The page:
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Dear Gardian vs Dear ChatGPT: How can I make gatherings more inclusive in regards to drink selection?

By: Kate Pojeta | Feb, 16 2024
CommunicationTechnology

Photo Credit: Pexels.com

I recently wrote an answer to a Dear Gardian question - “How can I make gatherings more inclusive in regards to drink selection?”

I then ran this same question through ChatGPT after writing my answer. This was my own way of validating that while ChatGPT can definitely push out volumes of content, help with prompts, and even begin to analyze large amounts of information for us, the depth of it requires some human touch - whether in expanding the answer, or clarifying the question, or cleaning up the language used.

Here’s a copy of my transcript with ChatGPT. All lines in bold are my inputs. Italicized lines are ChatGPT responses.

How can I make gatherings more inclusive in regards to drink selections?

Consider offering a diverse range of non-alcoholic options, including mocktails, various sodas, juices, and flavored waters. Additionally, inquire about dietary restrictions to accommodate everyone’s preferences and needs.

What would be an example of a cocktail or mixed drink that can be enjoyed with or without alcohol in it?

A classic example is a “Virgin Mojito” – it’s refreshing and delicious with or without rum. Mix lime juice, simple syrup, mint leaves, and soda water. Add rum for those who want an alcoholic version.

Why is it problematic to call a non-alcoholic drink a mocktail?

Referring to non-alcoholic drinks as “mocktails” may be problematic because it implies that the default or norm is a cocktail with alcohol. Using terms like “crafted” or “premium” for non-alcoholic options can help avoid unintentionally marginalizing those who choose not to consume alcohol.

Why is it problematic to call non-alcoholic drinks “virgin”?

Using the term “virgin” to describe non-alcoholic drinks can be problematic as it may carry connotations of purity or imply that abstaining from alcohol is somehow virtuous. This language might unintentionally stigmatize those who choose not to consume alcohol for personal, health, or cultural reasons. Opting for terms like “non-alcoholic” or “alcohol-free” is more inclusive and avoids potential negative associations.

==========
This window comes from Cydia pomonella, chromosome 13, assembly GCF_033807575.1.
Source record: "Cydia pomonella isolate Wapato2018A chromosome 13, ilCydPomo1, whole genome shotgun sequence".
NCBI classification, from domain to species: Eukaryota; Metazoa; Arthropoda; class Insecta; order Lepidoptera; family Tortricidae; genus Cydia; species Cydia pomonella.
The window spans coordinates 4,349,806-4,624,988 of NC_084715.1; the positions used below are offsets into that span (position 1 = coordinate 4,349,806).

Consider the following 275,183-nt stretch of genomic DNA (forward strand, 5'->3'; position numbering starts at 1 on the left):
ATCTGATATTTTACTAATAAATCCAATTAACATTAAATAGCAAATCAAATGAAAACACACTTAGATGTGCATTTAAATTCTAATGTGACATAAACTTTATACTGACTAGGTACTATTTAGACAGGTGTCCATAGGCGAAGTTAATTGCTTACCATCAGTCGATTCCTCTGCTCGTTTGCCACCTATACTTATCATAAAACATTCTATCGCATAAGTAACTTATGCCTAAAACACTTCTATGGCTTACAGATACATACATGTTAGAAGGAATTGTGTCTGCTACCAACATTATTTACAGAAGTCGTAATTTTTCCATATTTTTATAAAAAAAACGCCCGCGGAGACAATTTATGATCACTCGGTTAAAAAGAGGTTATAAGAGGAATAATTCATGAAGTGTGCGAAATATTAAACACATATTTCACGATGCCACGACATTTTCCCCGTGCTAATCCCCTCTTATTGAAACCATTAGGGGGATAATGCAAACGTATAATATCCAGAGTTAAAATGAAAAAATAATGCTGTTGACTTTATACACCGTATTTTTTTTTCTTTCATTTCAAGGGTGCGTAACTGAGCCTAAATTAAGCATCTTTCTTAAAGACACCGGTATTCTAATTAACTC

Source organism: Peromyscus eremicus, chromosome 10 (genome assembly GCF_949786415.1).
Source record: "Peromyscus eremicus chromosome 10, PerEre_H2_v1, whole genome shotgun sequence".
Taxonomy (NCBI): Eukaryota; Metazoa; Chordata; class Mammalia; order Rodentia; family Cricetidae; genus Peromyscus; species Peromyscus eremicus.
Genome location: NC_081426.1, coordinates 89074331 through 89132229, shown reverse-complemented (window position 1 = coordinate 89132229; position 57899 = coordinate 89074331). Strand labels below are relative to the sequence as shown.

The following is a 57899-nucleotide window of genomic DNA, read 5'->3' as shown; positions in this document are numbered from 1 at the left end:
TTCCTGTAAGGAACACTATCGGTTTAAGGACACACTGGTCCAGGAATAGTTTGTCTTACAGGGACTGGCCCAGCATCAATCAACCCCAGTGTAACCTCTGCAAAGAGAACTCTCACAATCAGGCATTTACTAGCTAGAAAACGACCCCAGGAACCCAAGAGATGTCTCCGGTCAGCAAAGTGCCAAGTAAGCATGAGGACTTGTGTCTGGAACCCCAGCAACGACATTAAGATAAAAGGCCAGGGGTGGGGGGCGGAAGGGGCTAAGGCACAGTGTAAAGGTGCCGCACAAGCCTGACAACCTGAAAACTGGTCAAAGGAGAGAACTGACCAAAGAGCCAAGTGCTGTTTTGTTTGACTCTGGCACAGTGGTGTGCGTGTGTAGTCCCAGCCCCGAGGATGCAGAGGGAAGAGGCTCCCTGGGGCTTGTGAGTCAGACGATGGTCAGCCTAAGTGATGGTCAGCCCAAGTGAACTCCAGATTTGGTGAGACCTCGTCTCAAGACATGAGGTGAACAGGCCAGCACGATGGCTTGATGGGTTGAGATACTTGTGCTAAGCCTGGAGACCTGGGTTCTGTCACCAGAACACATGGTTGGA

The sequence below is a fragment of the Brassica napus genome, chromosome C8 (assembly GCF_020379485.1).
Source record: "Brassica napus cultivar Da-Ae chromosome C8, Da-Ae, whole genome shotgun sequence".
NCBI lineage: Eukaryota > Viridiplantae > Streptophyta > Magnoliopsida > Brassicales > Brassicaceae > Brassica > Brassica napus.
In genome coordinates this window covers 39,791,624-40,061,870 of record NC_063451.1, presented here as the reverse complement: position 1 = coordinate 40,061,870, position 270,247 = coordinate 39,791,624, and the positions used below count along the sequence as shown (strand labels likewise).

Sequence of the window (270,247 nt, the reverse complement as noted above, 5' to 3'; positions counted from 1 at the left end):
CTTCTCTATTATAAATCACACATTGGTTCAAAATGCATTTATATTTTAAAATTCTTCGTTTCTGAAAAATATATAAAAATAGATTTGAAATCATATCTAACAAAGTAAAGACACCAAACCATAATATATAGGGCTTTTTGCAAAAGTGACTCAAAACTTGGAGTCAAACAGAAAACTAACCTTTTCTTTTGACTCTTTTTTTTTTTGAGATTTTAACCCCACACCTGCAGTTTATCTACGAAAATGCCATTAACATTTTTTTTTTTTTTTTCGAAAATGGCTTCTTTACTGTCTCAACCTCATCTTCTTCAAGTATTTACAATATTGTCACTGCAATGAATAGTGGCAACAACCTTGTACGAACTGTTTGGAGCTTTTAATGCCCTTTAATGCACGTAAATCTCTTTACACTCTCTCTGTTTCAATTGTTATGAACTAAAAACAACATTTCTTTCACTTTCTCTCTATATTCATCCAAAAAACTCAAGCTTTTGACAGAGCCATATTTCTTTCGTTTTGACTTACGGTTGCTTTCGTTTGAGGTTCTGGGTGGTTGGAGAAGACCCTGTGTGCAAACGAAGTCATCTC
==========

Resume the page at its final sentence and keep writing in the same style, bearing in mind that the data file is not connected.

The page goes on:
If using the term mocktail and virgin for non-alcoholic drinks may be problematic, why did you use them?

I used those terms in response to your specific questions for clarity and familiarity. However, it’s important to be mindful of these terms in various contexts and consider using more inclusive language, like “non-alcoholic” or “alcohol-free,” to avoid potential sensitivities.

Can you answer my original question with more inclusive language?

Certainly! To make gatherings more inclusive in regards to drink selections, consider offering a diverse range of beverages, including a variety of non-alcoholic options like mocktails, as well as a selection of sodas, juices, flavored waters, and other inclusive choices. Additionally, inquire about dietary preferences and restrictions to ensure everyone feels accommodated.

[original response, for quick reference: Consider offering a diverse range of non-alcoholic options, including mocktails, various sodas, juices, and flavored waters. Additionally, inquire about dietary restrictions to accommodate everyone’s preferences and needs.]

FINAL ASSESSMENT?

ChatGPT only identified words as problematic AFTER I identified them as such or inquired about why they might be problematic.  And when I asked it to re-answer my question and be more inclusive, ChatGPT couldn’t quite follow its own advice, and re-used the same potentially problematic terms again. It definitely added the term “inclusive”, and “accommodated” to its answer but the true context of the answer did not at all change.

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